[time-nuts] How close can you trim a Cs?
cfharris at erols.com
Wed Mar 9 19:13:31 EST 2005
John Ackermann N8UR wrote:
> Hi Chuck --
> But if the bias is constant, it won't affect the results because I'm
> looking at the change in time interval over time, not the absolute value
> of the reading. So, if the initial time difference reading is 1.100us
> and 24 hours later it's 1.200us, the offset is 100 nanoseconds in 86,400
> seconds, or 1.16x10e-12.
> The fact that there's a bias in both the initial and the final values
> doesn't matter because it's "common mode" to both the starting and
> ending readings and thus cancels out (assuming, of course, that the bias
> doesn't change during the course of the measurement).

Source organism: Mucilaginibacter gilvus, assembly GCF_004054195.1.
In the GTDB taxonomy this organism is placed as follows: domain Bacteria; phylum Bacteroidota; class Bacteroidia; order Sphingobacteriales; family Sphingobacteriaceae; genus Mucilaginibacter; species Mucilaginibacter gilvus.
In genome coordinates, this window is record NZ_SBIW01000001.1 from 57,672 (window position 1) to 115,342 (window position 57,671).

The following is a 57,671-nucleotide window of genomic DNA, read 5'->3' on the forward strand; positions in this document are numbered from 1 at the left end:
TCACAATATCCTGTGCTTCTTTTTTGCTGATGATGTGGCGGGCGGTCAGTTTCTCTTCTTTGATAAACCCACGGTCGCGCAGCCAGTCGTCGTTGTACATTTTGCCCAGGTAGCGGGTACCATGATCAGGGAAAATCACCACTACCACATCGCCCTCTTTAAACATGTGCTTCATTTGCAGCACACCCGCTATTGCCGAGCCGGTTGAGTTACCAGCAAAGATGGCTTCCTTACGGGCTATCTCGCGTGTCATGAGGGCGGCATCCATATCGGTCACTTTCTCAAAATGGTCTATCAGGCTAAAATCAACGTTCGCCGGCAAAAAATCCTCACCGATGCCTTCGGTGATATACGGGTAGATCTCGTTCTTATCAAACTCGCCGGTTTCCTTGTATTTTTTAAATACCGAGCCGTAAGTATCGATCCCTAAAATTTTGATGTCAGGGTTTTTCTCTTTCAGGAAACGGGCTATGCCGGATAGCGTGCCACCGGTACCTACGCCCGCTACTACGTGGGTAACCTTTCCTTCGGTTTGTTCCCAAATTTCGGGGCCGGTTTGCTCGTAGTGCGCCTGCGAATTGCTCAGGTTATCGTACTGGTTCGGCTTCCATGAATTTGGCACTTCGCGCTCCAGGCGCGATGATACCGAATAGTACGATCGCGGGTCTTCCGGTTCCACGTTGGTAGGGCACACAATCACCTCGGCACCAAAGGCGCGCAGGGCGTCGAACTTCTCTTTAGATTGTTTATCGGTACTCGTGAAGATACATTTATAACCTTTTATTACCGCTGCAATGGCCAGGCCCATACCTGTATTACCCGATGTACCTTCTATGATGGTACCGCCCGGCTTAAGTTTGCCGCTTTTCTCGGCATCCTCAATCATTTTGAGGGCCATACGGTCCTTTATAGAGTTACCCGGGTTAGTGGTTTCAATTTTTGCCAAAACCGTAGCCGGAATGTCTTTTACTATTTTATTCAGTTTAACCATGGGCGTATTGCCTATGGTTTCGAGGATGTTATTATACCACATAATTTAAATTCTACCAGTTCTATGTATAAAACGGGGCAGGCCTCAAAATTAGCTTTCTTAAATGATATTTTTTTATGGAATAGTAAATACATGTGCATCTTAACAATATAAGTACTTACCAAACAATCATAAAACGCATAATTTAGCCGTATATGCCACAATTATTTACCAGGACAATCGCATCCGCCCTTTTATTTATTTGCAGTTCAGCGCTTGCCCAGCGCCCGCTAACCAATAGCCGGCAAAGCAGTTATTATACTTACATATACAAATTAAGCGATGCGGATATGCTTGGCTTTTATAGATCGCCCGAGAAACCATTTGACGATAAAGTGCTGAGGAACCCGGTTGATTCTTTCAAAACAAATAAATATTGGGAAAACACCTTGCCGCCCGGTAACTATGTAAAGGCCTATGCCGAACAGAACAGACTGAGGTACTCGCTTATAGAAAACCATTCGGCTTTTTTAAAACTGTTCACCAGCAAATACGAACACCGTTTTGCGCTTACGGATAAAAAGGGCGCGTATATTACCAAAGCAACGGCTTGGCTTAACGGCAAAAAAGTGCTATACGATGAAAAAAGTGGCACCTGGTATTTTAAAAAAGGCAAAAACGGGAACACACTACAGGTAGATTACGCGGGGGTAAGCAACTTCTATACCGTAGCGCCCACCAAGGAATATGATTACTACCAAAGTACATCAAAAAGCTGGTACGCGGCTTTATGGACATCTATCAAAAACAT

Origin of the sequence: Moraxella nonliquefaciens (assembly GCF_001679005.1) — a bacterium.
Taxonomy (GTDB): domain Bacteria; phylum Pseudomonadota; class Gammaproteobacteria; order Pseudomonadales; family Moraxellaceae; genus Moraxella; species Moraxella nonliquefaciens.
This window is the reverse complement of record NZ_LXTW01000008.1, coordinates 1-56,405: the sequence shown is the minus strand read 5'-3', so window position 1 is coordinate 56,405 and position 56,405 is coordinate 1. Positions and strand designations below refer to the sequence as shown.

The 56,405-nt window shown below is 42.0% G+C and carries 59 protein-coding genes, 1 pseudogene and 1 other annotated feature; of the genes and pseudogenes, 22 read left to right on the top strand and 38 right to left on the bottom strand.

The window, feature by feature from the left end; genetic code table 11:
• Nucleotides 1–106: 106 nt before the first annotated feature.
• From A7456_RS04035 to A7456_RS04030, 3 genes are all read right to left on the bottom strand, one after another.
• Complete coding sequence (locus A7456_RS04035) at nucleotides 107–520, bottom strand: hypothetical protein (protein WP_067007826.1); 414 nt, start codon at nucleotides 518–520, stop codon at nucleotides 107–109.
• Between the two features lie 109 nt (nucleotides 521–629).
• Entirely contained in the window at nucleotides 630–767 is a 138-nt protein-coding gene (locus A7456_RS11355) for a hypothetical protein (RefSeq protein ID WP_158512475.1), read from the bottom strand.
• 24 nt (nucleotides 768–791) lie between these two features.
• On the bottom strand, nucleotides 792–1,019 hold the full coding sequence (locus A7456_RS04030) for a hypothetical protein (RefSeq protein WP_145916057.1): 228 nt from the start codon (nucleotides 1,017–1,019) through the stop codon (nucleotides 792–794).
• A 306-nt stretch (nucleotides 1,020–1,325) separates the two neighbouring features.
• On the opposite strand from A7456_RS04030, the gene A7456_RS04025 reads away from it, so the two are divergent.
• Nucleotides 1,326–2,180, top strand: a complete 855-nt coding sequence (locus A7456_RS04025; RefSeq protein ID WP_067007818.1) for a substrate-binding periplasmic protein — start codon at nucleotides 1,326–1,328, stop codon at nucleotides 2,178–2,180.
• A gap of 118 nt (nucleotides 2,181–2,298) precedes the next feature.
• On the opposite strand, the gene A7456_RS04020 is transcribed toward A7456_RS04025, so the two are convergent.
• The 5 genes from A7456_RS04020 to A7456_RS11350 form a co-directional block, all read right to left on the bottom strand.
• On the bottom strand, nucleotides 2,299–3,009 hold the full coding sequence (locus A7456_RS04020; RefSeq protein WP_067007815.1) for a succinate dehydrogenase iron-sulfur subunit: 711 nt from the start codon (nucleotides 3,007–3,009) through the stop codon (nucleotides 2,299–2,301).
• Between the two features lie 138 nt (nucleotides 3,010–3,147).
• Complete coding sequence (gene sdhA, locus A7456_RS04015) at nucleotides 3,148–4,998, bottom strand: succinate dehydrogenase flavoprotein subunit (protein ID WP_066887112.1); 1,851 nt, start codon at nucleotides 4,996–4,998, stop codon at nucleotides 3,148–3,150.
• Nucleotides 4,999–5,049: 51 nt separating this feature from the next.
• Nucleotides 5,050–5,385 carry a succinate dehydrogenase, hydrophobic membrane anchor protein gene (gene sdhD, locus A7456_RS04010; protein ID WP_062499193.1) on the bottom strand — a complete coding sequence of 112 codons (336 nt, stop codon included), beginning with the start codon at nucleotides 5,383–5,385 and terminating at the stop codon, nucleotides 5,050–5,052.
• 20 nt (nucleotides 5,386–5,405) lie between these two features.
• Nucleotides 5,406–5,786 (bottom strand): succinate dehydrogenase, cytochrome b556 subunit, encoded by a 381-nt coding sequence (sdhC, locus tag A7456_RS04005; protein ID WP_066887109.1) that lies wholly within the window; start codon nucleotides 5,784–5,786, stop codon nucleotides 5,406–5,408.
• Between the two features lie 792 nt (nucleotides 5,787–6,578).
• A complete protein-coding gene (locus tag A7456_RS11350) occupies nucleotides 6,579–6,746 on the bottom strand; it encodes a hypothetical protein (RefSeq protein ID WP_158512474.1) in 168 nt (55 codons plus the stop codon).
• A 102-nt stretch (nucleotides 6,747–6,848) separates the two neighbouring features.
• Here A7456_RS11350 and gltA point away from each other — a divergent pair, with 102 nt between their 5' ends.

The problem is the "bias" does change with voltage, temperature, humidity,
phases of the moon, etc. So in a short term, it can be quite significant.
However, I seem to have gotten my mind wrapped around this problem in a
wrong way, I keep thinking you are trying to get stable indications of your
offset, in the 10E13 range, using 100 second time intervals, but of course,
you are not. Instead you are looking at trends that go over much longer
periods of time. For those longer periods, your technique (and counter)
should be adequate to the task.
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